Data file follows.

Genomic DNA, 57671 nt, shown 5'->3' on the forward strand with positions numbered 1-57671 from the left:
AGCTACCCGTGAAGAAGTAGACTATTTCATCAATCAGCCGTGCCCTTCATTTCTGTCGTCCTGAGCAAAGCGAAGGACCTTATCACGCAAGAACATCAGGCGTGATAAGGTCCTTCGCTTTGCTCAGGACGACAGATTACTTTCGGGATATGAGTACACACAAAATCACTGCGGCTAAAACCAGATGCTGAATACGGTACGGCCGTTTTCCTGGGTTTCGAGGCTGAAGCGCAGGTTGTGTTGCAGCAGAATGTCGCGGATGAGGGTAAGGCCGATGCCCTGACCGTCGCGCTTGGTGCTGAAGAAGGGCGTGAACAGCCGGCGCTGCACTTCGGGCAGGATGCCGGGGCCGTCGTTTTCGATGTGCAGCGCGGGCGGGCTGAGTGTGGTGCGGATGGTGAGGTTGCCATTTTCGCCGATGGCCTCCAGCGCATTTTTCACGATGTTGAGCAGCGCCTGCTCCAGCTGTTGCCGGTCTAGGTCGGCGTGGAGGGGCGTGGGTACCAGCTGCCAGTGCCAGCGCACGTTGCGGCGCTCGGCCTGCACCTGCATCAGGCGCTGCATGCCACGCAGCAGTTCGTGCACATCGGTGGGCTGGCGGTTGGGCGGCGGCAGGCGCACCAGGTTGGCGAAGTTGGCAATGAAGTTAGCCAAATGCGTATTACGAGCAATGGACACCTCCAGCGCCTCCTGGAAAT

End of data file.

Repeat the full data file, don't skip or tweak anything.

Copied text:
Genomic DNA, 57671 nt, shown 5'->3' on the forward strand with positions numbered 1-57671 from the left:
AGCTACCCGTGAAGAAGTAGACTATTTCATCAATCAGCCGTGCCCTTCATTTCTGTCGTCCTGAGCAAAGCGAAGGACCTTATCACGCAAGAACATCAGGCGTGATAAGGTCCTTCGCTTTGCTCAGGACGACAGATTACTTTCGGGATATGAGTACACACAAAATCACTGCGGCTAAAACCAGATGCTGAATACGGTACGGCCGTTTTCCTGGGTTTCGAGGCTGAAGCGCAGGTTGTGTTGCAGCAGAATGTCGCGGATGAGGGTAAGGCCGATGCCCTGACCGTCGCGCTTGGTGCTGAAGAAGGGCGTGAACAGCCGGCGCTGCACTTCGGGCAGGATGCCGGGGCCGTCGTTTTCGATGTGCAGCGCGGGCGGGCTGAGTGTGGTGCGGATGGTGAGGTTGCCATTTTCGCCGATGGCCTCCAGCGCATTTTTCACGATGTTGAGCAGCGCCTGCTCCAGCTGTTGCCGGTCTAGGTCGGCGTGGAGGGGCGTGGGTACCAGCTGCCAGTGCCAGCGCACGTTGCGGCGCTCGGCCTGCACCTGCATCAGGCGCTGCATGCCACGCAGCAGTTCGTGCACATCGGTGGGCTGGCGGTTGGGCGGCGGCAGGCGCACCAGGTTGGCGAAGTTGGCAATGAAGTTAGCCAAATGCGTATTACGAGCAATGGACACCTCCAGCGCCTCCTGGAAAT